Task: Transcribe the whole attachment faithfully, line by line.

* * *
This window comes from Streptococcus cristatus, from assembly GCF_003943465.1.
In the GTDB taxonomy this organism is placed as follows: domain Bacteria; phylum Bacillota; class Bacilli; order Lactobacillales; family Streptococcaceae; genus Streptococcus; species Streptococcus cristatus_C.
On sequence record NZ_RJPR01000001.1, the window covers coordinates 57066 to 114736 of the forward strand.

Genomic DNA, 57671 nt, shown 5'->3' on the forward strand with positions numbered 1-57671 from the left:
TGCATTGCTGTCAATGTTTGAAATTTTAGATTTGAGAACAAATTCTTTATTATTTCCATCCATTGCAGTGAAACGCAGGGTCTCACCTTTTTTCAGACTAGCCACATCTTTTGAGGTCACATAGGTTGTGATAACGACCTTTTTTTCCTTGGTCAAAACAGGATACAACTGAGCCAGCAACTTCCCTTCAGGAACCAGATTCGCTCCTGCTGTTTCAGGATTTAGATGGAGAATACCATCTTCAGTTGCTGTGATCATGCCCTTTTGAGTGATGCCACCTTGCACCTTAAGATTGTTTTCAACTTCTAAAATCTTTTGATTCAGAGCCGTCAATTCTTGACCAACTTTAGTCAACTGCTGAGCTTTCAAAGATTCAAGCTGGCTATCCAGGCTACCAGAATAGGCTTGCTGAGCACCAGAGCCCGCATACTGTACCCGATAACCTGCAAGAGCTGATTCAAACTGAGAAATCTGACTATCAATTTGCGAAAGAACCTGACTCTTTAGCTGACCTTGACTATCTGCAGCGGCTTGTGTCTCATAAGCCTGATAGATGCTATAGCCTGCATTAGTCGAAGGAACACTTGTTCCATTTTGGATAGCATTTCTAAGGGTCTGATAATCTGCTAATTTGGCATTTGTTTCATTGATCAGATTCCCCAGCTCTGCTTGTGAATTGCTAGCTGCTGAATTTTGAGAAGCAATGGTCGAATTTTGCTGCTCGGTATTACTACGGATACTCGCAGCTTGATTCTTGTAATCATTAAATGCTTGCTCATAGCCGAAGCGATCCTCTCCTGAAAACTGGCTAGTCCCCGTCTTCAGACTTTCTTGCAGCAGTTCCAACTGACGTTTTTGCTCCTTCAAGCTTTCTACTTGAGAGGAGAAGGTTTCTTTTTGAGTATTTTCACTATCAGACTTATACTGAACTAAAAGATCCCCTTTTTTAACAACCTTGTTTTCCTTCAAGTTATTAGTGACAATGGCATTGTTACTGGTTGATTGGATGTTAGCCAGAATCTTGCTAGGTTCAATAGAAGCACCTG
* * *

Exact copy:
This window comes from Streptococcus cristatus, from assembly GCF_003943465.1.
In the GTDB taxonomy this organism is placed as follows: domain Bacteria; phylum Bacillota; class Bacilli; order Lactobacillales; family Streptococcaceae; genus Streptococcus; species Streptococcus cristatus_C.
On sequence record NZ_RJPR01000001.1, the window covers coordinates 57066 to 114736 of the forward strand.

Genomic DNA, 57671 nt, shown 5'->3' on the forward strand with positions numbered 1-57671 from the left:
TGCATTGCTGTCAATGTTTGAAATTTTAGATTTGAGAACAAATTCTTTATTATTTCCATCCATTGCAGTGAAACGCAGGGTCTCACCTTTTTTCAGACTAGCCACATCTTTTGAGGTCACATAGGTTGTGATAACGACCTTTTTTTCCTTGGTCAAAACAGGATACAACTGAGCCAGCAACTTCCCTTCAGGAACCAGATTCGCTCCTGCTGTTTCAGGATTTAGATGGAGAATACCATCTTCAGTTGCTGTGATCATGCCCTTTTGAGTGATGCCACCTTGCACCTTAAGATTGTTTTCAACTTCTAAAATCTTTTGATTCAGAGCCGTCAATTCTTGACCAACTTTAGTCAACTGCTGAGCTTTCAAAGATTCAAGCTGGCTATCCAGGCTACCAGAATAGGCTTGCTGAGCACCAGAGCCCGCATACTGTACCCGATAACCTGCAAGAGCTGATTCAAACTGAGAAATCTGACTATCAATTTGCGAAAGAACCTGACTCTTTAGCTGACCTTGACTATCTGCAGCGGCTTGTGTCTCATAAGCCTGATAGATGCTATAGCCTGCATTAGTCGAAGGAACACTTGTTCCATTTTGGATAGCATTTCTAAGGGTCTGATAATCTGCTAATTTGGCATTTGTTTCATTGATCAGATTCCCCAGCTCTGCTTGTGAATTGCTAGCTGCTGAATTTTGAGAAGCAATGGTCGAATTTTGCTGCTCGGTATTACTACGGATACTCGCAGCTTGATTCTTGTAATCATTAAATGCTTGCTCATAGCCGAAGCGATCCTCTCCTGAAAACTGGCTAGTCCCCGTCTTCAGACTTTCTTGCAGCAGTTCCAACTGACGTTTTTGCTCCTTCAAGCTTTCTACTTGAGAGGAGAAGGTTTCTTTTTGAGTATTTTCACTATCAGACTTATACTGAACTAAAAGATCCCCTTTTTTAACAACCTTGTTTTCCTTCAAGTTATTAGTGACAATGGCATTGTTACTGGTTGATTGGATGTTAGCCAGAATCTTGCTAGGTTCAATAGAAGCACCTG